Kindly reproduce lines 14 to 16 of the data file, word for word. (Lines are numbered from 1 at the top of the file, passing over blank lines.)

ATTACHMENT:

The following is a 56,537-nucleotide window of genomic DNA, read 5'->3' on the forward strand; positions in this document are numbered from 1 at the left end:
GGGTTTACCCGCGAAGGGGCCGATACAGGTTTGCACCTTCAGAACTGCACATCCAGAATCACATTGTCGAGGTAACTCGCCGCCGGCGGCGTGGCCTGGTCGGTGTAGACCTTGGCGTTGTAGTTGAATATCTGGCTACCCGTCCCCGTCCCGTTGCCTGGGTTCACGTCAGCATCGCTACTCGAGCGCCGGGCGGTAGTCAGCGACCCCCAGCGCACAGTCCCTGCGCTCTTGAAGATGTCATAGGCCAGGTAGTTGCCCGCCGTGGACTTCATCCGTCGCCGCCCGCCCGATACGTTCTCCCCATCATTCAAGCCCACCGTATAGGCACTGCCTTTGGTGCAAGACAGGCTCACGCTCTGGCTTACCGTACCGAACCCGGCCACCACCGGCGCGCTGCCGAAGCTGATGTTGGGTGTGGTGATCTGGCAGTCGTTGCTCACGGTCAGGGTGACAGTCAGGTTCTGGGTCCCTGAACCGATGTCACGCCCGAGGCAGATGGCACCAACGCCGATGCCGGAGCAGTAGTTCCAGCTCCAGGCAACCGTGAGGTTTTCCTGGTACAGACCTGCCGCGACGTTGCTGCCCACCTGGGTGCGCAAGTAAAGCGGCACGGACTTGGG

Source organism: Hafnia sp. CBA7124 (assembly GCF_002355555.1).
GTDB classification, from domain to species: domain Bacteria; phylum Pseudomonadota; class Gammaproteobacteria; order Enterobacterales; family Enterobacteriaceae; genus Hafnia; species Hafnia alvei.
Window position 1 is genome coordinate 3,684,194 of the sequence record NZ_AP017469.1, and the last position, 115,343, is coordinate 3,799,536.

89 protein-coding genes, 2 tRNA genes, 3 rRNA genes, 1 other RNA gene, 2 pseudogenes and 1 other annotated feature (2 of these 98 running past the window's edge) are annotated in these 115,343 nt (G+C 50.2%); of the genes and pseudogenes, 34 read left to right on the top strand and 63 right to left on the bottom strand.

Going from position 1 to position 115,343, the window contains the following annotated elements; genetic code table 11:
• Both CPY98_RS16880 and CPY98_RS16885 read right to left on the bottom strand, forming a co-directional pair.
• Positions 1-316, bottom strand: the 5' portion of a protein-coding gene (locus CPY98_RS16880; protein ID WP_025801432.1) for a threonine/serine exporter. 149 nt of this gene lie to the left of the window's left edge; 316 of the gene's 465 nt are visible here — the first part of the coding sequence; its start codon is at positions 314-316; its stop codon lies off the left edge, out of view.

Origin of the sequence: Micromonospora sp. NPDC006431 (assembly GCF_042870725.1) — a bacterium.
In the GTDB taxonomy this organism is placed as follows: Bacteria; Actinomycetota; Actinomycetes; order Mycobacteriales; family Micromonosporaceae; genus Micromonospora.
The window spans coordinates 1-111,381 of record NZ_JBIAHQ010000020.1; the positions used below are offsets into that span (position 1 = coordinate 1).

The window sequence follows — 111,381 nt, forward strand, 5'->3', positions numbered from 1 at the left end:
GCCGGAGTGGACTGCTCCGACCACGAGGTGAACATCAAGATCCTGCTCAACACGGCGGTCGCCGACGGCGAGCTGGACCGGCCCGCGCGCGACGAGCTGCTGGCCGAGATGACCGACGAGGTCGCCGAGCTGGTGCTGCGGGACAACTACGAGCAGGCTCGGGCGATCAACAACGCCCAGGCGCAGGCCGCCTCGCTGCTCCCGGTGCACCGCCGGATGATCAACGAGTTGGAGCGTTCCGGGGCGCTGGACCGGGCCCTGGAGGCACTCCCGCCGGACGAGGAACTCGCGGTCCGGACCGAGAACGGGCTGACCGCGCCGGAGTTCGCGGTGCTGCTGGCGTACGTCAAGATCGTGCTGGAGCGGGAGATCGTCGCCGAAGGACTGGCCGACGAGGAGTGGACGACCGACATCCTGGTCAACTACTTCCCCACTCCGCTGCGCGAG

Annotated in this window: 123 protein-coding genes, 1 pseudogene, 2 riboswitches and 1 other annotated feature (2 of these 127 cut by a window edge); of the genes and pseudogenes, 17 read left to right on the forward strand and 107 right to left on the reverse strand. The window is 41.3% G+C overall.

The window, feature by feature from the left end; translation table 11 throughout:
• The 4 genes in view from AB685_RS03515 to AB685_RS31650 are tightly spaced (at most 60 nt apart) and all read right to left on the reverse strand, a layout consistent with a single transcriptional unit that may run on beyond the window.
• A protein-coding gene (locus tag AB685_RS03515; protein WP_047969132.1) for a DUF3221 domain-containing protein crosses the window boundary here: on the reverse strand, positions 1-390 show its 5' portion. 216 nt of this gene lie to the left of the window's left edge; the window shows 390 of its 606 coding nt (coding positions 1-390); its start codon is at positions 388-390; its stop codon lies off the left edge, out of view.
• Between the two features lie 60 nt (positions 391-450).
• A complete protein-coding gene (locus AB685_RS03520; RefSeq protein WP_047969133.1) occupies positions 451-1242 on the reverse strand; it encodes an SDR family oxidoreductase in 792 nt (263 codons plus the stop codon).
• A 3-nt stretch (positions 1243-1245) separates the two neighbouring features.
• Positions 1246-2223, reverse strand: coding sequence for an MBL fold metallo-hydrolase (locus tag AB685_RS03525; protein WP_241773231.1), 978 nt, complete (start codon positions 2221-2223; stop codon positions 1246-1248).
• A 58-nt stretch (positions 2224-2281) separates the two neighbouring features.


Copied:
GCCGGAGTGGACTGCTCCGACCACGAGGTGAACATCAAGATCCTGCTCAACACGGCGGTCGCCGACGGCGAGCTGGACCGGCCCGCGCGCGACGAGCTGCTGGCCGAGATGACCGACGAGGTCGCCGAGCTGGTGCTGCGGGACAACTACGAGCAGGCTCGGGCGATCAACAACGCCCAGGCGCAGGCCGCCTCGCTGCTCCCGGTGCACCGCCGGATGATCAACGAGTTGGAGCGTTCCGGGGCGCTGGACCGGGCCCTGGAGGCACTCCCGCCGGACGAGGAACTCGCGGTCCGGACCGAGAACGGGCTGACCGCGCCGGAGTTCGCGGTGCTGCTGGCGTACGTCAAGATCGTGCTGGAGCGGGAGATCGTCGCCGAAGGACTGGCCGACGAGGAGTGGACGACCGACATCCTGGTCAACTACTTCCCCACTCCGCTGCGCGAG

Annotated in this window: 123 protein-coding genes, 1 pseudogene, 2 riboswitches and 1 other annotated feature (2 of these 127 cut by a window edge); of the genes and pseudogenes, 17 read left to right on the forward strand and 107 right to left on the reverse strand. The window is 41.3% G+C overall.

The window, feature by feature from the left end; translation table 11 throughout: